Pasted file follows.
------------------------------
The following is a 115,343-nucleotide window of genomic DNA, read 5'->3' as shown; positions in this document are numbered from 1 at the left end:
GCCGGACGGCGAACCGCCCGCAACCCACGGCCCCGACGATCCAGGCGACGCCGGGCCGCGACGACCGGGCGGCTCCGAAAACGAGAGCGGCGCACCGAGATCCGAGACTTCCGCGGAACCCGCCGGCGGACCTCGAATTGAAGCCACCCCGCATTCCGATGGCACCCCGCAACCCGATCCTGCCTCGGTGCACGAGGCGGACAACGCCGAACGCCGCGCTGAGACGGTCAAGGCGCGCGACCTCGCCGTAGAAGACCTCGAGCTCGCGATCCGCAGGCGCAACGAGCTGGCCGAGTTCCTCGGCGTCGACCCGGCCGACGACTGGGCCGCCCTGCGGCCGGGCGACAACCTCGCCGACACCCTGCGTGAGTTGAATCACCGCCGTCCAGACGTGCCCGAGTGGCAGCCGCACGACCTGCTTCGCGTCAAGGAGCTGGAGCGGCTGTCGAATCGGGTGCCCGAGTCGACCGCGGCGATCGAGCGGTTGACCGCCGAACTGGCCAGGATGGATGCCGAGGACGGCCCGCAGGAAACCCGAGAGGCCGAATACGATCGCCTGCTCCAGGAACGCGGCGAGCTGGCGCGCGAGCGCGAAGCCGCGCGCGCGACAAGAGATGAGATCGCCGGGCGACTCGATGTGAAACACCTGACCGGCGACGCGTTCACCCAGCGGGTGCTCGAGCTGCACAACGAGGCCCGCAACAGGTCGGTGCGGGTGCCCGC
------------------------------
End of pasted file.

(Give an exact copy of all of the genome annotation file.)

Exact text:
The following is a 115,343-nucleotide window of genomic DNA, read 5'->3' as shown; positions in this document are numbered from 1 at the left end:
GCCGGACGGCGAACCGCCCGCAACCCACGGCCCCGACGATCCAGGCGACGCCGGGCCGCGACGACCGGGCGGCTCCGAAAACGAGAGCGGCGCACCGAGATCCGAGACTTCCGCGGAACCCGCCGGCGGACCTCGAATTGAAGCCACCCCGCATTCCGATGGCACCCCGCAACCCGATCCTGCCTCGGTGCACGAGGCGGACAACGCCGAACGCCGCGCTGAGACGGTCAAGGCGCGCGACCTCGCCGTAGAAGACCTCGAGCTCGCGATCCGCAGGCGCAACGAGCTGGCCGAGTTCCTCGGCGTCGACCCGGCCGACGACTGGGCCGCCCTGCGGCCGGGCGACAACCTCGCCGACACCCTGCGTGAGTTGAATCACCGCCGTCCAGACGTGCCCGAGTGGCAGCCGCACGACCTGCTTCGCGTCAAGGAGCTGGAGCGGCTGTCGAATCGGGTGCCCGAGTCGACCGCGGCGATCGAGCGGTTGACCGCCGAACTGGCCAGGATGGATGCCGAGGACGGCCCGCAGGAAACCCGAGAGGCCGAATACGATCGCCTGCTCCAGGAACGCGGCGAGCTGGCGCGCGAGCGCGAAGCCGCGCGCGCGACAAGAGATGAGATCGCCGGGCGACTCGATGTGAAACACCTGACCGGCGACGCGTTCACCCAGCGGGTGCTCGAGCTGCACAACGAGGCCCGCAACAGGTCGGTGCGGGTGCCCGC